I spoke with Allyson Versprille of Bloomberg Tax about the dwindling prospects for a large-scale tax package passing during the lame duck, and the procedural challenge facing lawmakers to include any tax title at all:
The House didn’t vote Nov. 30 on a year-end tax bill that had been expected to go to the floor by that time, hurting the odds for the package moving forward this year at all.
Liam Donovan, a principal at Bracewell LLP in Washington, said canceling the vote “tells me the odds of a bigger package this year just went from slim to none.”
Because of the delay, lawmakers may not have the time they need to overcome the various procedural hurdles between the House and Senate to pass a bill, he told Bloomberg Tax in an email.
“It will come down to the timing on a spending deal,” Donovan said. It’s hard to see anything getting done on tax by Dec. 7, but “if they buy an extra week or two with a short-term” continuing resolution “to get to a broader deal, that puts more time on the clock to solve your procedural problems from a tax standpoint,” he said.
Read the entire piece here ($).
I spoke with Tory Newmyer of the Washington Post‘s Finance 202 about the prospects of a bipartisan deal on infrastructure and the politics of how to pay for it:
“If the mutual will is there politically, then the funding will be there. If you can broker a deal in principle, the rest will work itself out,” says Liam Donovan, a Republican strategist who lobbies on infrastructure issues. But he said cooperation could break down as a new set of House Democratic chairmen use their subpoena power to launch probes of the Trump administration. “How do you get there with this political cold war in the background?”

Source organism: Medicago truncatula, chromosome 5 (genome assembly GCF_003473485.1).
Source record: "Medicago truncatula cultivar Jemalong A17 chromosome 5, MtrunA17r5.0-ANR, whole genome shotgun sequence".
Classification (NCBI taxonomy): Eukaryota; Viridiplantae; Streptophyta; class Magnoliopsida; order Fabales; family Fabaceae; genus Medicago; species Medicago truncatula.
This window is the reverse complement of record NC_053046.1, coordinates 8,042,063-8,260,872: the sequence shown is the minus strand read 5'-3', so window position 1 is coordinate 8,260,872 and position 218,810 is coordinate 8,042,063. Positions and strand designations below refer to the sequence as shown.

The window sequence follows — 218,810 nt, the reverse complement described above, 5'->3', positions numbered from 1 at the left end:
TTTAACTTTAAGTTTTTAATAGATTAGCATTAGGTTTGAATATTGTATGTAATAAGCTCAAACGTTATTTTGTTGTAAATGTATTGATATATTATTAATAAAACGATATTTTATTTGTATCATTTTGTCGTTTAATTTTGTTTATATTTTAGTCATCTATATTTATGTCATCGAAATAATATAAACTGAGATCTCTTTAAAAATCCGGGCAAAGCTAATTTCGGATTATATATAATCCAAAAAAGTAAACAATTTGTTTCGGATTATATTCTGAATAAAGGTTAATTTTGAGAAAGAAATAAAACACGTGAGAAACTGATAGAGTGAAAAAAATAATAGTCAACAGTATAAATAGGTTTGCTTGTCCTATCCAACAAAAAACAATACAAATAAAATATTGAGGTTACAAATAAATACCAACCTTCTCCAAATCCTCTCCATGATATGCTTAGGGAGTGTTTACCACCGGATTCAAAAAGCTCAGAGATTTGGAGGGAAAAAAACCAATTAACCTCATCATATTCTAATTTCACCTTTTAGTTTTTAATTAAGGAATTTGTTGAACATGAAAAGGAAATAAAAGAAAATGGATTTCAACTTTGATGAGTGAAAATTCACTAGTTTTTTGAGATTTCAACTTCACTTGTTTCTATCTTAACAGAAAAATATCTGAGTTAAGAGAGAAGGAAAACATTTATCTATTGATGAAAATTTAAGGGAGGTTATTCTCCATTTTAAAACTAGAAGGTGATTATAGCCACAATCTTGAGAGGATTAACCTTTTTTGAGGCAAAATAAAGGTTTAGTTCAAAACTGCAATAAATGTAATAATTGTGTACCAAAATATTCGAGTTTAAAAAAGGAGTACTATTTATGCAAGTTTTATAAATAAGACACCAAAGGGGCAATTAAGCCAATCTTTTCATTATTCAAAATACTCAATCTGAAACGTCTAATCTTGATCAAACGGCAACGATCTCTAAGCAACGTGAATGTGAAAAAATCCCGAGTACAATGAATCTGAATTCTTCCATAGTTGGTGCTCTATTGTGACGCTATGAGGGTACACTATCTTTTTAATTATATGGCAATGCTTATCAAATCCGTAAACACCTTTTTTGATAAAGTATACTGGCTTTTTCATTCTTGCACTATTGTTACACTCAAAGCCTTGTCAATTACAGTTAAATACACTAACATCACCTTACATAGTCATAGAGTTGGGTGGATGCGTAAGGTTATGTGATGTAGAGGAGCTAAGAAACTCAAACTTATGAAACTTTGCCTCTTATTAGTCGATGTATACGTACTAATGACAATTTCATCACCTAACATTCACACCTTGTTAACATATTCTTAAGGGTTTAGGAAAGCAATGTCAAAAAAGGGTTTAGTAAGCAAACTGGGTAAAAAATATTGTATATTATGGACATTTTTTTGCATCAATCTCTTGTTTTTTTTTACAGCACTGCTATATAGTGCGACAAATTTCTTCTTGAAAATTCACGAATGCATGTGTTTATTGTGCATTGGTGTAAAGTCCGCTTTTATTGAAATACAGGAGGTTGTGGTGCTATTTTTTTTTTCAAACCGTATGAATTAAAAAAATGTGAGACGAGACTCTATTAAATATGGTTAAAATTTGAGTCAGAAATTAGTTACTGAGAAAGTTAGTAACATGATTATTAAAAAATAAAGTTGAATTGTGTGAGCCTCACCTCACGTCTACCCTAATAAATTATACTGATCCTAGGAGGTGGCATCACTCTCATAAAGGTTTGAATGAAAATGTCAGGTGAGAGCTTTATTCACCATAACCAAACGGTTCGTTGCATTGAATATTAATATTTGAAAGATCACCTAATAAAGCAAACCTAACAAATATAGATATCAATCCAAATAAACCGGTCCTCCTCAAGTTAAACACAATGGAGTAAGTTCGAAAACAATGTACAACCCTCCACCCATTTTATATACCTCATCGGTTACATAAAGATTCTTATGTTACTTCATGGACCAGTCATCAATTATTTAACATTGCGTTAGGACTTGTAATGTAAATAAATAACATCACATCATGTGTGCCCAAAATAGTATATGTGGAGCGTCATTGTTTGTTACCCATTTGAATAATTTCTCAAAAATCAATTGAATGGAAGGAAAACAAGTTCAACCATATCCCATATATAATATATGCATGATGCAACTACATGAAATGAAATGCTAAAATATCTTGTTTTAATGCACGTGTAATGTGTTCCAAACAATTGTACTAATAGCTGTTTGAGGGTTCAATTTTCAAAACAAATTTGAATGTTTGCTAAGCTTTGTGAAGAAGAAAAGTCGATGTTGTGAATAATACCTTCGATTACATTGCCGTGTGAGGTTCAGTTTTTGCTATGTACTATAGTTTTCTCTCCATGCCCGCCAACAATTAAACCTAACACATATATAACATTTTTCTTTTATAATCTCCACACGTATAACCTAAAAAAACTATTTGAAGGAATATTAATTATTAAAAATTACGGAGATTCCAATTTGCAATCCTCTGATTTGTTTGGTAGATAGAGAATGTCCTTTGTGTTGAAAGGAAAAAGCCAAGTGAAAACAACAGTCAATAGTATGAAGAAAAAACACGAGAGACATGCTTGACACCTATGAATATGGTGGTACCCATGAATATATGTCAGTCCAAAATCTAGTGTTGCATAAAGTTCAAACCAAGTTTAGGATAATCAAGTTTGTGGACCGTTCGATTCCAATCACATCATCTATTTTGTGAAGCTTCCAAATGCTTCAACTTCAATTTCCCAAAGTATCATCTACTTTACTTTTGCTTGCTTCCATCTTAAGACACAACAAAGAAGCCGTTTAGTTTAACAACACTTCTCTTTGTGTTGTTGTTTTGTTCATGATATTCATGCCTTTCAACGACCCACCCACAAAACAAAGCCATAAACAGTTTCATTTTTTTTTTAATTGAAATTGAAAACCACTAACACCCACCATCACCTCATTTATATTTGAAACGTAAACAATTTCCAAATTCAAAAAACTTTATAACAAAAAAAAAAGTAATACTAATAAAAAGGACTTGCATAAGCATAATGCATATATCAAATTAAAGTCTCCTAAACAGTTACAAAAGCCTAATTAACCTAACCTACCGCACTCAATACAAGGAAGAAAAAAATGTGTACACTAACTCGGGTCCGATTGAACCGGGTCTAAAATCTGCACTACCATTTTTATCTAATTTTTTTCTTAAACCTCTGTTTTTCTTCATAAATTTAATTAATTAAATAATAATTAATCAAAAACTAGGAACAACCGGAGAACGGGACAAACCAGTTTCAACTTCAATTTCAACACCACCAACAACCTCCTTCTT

The president made the point in his post-election news conference. He said House Democrats could investigate him, “or we can work together. You can’t do them simultaneously, by the way.”
Read the entire piece here.
I spoke to Geof Koss of E&E News about the upcoming lame duck session of Congress and the odds of a tax title:
Also waiting in the wings is an assortment of expired energy tax incentives, including for biofuels, alternative vehicles and energy efficiency. There’s bipartisan support in both chambers for doing so, but House Republican leaders continue to resist longer extensions sought by congressional supporters (E&E Daily, Nov. 6).
Liam Donovan, a tax expert and Bracewell principal, said he expects some sort of tax package to emerge in the lame duck, but congressional appetite for tacking on a difficult fight over taxes to the year-end to-do list was unclear.
That would depend on the size and duration of the final spending omnibus. “Because once you crack the door for a tax title, everyone wants to get in,” he said last week, adding that taxes would likely resurface early in the next session of Congress.
Read the entire piece here.